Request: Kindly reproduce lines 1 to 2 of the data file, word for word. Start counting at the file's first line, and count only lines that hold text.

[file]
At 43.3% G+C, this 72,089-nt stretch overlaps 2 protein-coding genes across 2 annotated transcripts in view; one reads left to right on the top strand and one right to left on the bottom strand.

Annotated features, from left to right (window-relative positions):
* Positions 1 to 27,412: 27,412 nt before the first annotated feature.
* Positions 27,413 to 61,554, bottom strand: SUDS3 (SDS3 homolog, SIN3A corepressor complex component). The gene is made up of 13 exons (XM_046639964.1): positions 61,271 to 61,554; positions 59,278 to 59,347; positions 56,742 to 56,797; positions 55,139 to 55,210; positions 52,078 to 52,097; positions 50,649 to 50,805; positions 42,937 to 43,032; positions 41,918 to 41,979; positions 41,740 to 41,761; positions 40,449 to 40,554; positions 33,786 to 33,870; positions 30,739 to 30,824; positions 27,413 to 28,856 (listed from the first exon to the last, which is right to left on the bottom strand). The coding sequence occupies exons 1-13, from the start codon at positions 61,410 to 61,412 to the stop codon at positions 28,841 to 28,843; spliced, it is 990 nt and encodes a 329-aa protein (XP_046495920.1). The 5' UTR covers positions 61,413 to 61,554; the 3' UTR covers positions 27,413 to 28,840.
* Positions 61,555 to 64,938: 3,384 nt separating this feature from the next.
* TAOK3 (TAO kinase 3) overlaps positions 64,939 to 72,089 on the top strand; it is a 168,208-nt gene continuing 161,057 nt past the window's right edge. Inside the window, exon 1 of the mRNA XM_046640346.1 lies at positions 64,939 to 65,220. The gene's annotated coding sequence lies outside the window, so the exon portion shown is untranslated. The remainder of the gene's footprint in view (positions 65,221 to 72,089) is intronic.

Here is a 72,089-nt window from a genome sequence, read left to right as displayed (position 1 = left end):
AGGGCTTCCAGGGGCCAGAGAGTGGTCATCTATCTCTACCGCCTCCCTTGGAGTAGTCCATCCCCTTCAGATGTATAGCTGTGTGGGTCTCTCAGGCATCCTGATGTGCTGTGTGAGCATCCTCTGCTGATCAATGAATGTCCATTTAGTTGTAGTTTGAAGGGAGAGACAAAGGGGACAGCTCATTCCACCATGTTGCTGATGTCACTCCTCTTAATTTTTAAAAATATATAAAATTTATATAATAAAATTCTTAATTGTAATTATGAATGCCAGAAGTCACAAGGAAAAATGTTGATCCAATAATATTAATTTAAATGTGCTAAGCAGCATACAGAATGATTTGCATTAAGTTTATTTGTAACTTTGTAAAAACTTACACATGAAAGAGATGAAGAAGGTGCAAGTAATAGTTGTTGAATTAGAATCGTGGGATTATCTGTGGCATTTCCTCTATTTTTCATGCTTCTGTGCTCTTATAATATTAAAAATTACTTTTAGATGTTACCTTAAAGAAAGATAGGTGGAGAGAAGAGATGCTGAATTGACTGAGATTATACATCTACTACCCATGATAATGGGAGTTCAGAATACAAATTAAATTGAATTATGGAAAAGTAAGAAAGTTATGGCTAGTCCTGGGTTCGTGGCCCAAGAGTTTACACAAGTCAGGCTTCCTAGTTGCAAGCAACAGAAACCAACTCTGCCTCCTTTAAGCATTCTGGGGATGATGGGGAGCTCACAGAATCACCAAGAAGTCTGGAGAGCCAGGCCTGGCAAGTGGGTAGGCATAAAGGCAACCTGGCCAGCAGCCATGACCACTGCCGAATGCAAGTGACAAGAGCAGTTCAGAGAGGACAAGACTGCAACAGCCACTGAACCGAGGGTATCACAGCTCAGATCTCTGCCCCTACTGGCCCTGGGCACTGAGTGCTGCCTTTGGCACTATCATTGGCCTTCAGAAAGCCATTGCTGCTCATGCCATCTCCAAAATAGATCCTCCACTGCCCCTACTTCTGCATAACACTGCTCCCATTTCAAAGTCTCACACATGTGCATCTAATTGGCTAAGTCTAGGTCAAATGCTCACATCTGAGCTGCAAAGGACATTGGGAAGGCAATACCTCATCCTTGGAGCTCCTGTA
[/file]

At 43.3% G+C, this 72,089-nt stretch overlaps 2 protein-coding genes across 2 annotated transcripts in view; one reads left to right on the top strand and one right to left on the bottom strand.

Annotated features, from left to right (window-relative positions):